Fight back of the right

When MAS won the elections almost a year ago with an unprecedented majority, the Right were left in a state of shock. But the Right wasn’t completely defeated, as they had two main sources of power: the Senate where they had a majority of one and the Regions where the first ever elections for Prefects saw 6 of the 9 prefectures returning right-wing Prefects. In the last few months, they have used these bases to mobilize increasingly successfully against MAS proposals, in particular their demands for the Constituent Assembly.

The significance of Cochabamba is that it is in effect a swing state or prefecture. It is home in the east of the province to the militant base of the MAS government who mobilized to get more than 60% to vote against autonomy, yet at the same time right-wing Manfred Reyes Villa managed to win enough support to win the Prefecture. It is also geographically in the centre of the country between the indigenous MAS-dominated west of the country and the more mestizo (mixed) and right-wing dominated East.

In the last few months, though, Reyes Villa allied himself ever more closely with the right-wing East stating his support for independence of Santa Cruz and calling for a referendum on autonomy. This riled the social movements and in particular MAS’s base who felt they had to stand up against his agenda. The fight against Manfred became in part a fight for where the country should go.

Racism and two Bolivia's

You can’t help but notice the difference between the make-up of the two armed groups in Cochabamba. On one side you had mainly indigenous farmers and people from the more impoverished communities of the city, and on the other more mestizo (mixed race), lighter-skinned and middle class residents. There were of course exceptions but the overall picture was stark. Watching television and hearing shouts of “Kill the Indian motherfuckers” showed that the attacks were certainly fuelled in part by a strong and ongoing current of racism in Bolivia.

Politics of the street

The Coordinadora de Agua, which led protests in Cochabamba in 2000 to reverse privatization of their water, issued a communiqué supporting protests to oust Manfred Reyes de Villa, saying that “all politics of change in Bolivia have come from the street.” It is certainly true that the major protests against privatization of Bolivia’s natural resources and against an unjust economic system were led by street protests. It even led to a new climate where an election of a popular MAS government, with an anti-neoliberal agenda, was possible.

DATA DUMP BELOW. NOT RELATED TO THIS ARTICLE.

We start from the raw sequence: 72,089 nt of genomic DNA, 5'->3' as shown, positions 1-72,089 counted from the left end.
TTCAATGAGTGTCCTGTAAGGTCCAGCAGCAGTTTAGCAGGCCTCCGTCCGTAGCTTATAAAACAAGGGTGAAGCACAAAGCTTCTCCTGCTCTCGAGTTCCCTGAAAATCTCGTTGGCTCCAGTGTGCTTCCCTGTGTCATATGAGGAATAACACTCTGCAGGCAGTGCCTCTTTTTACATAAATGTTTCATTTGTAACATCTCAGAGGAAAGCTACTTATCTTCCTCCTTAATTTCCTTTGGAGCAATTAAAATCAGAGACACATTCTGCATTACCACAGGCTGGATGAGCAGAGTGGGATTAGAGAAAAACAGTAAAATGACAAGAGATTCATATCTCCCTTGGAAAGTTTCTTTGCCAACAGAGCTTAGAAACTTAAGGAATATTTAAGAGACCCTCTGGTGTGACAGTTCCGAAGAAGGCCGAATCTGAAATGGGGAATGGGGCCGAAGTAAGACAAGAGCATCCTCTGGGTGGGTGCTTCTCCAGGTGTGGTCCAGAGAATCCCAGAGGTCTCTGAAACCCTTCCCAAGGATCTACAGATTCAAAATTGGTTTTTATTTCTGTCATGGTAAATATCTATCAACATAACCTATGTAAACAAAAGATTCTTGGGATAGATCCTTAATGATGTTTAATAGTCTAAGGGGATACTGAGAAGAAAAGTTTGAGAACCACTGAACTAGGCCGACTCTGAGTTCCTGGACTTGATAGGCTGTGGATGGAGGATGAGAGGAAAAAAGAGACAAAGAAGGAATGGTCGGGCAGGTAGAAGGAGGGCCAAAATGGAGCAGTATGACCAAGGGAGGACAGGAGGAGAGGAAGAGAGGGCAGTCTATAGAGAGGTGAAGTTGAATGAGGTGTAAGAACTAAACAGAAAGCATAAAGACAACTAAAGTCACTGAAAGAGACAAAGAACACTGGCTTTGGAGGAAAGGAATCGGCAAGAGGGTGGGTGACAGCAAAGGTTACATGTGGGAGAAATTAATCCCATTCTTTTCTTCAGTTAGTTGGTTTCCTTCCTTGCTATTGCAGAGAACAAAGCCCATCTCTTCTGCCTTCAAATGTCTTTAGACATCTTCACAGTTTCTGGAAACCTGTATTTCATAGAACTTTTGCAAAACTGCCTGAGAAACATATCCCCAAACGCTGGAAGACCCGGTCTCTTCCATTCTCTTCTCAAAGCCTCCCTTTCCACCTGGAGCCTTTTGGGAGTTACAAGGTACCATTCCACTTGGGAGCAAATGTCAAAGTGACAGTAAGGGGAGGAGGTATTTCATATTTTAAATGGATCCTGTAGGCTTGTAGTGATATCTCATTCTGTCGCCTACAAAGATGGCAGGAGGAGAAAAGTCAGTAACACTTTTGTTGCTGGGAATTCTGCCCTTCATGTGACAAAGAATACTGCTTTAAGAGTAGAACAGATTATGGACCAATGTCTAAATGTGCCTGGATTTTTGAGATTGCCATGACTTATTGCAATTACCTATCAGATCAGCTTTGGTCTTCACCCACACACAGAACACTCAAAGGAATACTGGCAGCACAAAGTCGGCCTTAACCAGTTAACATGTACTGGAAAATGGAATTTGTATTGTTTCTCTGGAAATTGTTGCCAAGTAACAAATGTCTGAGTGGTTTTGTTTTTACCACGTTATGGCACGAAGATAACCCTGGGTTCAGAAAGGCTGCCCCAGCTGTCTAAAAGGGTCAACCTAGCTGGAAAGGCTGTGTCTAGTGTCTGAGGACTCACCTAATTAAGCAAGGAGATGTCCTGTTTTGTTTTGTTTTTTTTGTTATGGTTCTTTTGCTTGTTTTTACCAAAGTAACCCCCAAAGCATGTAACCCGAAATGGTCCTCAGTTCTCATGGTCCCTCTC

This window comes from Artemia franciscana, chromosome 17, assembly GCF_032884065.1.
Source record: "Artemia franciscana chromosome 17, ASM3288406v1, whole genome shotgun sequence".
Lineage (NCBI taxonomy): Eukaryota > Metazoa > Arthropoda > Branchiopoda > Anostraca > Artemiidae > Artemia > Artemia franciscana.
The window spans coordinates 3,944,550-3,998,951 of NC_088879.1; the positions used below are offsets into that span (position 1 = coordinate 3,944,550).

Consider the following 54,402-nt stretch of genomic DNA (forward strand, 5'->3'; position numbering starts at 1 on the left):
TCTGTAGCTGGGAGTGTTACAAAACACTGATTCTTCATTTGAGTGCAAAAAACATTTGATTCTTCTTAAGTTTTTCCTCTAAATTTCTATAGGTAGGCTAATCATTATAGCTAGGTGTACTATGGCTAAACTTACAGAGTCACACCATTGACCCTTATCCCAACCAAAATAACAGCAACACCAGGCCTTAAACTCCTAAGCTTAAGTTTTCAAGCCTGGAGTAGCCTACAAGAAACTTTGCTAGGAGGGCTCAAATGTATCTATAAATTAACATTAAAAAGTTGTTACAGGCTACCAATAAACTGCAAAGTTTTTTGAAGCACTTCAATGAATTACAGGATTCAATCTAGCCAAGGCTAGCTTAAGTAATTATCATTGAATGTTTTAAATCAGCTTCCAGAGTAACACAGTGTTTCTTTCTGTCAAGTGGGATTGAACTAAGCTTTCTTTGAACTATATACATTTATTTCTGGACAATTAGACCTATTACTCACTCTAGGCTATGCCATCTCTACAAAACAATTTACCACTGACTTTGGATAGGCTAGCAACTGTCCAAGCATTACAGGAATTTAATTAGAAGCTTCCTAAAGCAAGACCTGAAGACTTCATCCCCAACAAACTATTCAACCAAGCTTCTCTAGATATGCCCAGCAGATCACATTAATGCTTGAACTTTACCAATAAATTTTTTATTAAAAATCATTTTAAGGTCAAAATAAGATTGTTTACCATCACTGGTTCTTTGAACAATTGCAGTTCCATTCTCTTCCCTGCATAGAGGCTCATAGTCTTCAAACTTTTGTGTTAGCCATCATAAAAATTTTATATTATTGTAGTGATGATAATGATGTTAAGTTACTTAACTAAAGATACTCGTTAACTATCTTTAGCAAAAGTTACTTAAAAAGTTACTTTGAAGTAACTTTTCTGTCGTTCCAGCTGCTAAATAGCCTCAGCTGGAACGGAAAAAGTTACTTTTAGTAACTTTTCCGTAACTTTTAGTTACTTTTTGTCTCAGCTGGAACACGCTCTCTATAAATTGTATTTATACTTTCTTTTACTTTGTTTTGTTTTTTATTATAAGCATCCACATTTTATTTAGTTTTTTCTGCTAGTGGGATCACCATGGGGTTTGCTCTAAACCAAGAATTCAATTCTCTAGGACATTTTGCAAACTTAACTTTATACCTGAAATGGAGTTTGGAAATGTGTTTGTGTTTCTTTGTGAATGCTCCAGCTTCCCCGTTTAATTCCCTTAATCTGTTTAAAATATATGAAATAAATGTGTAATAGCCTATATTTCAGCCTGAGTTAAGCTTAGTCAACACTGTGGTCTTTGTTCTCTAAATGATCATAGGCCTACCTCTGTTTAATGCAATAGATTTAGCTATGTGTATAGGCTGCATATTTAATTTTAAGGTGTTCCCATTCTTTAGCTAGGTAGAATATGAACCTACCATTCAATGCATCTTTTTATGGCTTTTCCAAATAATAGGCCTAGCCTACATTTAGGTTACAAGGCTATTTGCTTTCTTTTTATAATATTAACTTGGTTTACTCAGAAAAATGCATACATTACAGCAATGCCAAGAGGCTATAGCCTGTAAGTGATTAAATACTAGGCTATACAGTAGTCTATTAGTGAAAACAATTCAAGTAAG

As some protestors made clear, Reyes Villa might have been elected but had lost legitimacy by allying himself with repressive leaders from the past and by supporting an agenda of autonomy and the Right that had been rejected in popular votes against autonomy. Previous experience where popular rebellions had led to the ousting of several elected-Presidents and the end of unpopular policies mean that many people believe that social protests are the form of changing leaders who have lost the confidence of people and for confronting injustice – particularly when the media, economic and political powers are stacked against popular, working class and indigenous movements.

The difficulty for this “politics of the street,” which is so typical of Bolivia, is the new context. Firstly you have a Government formed in large part by social movements, whose role is now to govern and construct rather than protest. They are facing the challenge however of having electoral power but not necessarily economic or political power. They find many of their proposals, especially those that challenge the economic interests of Bolivia’s elite, consistently blocked and challenged.

In the struggle to pass a new land reform bill, the Government successfully combined with indigenous movements who had mobilized in large land marches to eventually pass the law. At the meeting announcing the new bill, many social movement leaders noted the importance of mobilization for achieving social change, and this may have prompted the Government at the very least to give implicit support (and in reality probably active support) to mobilizations against Manfred Reyes Villa.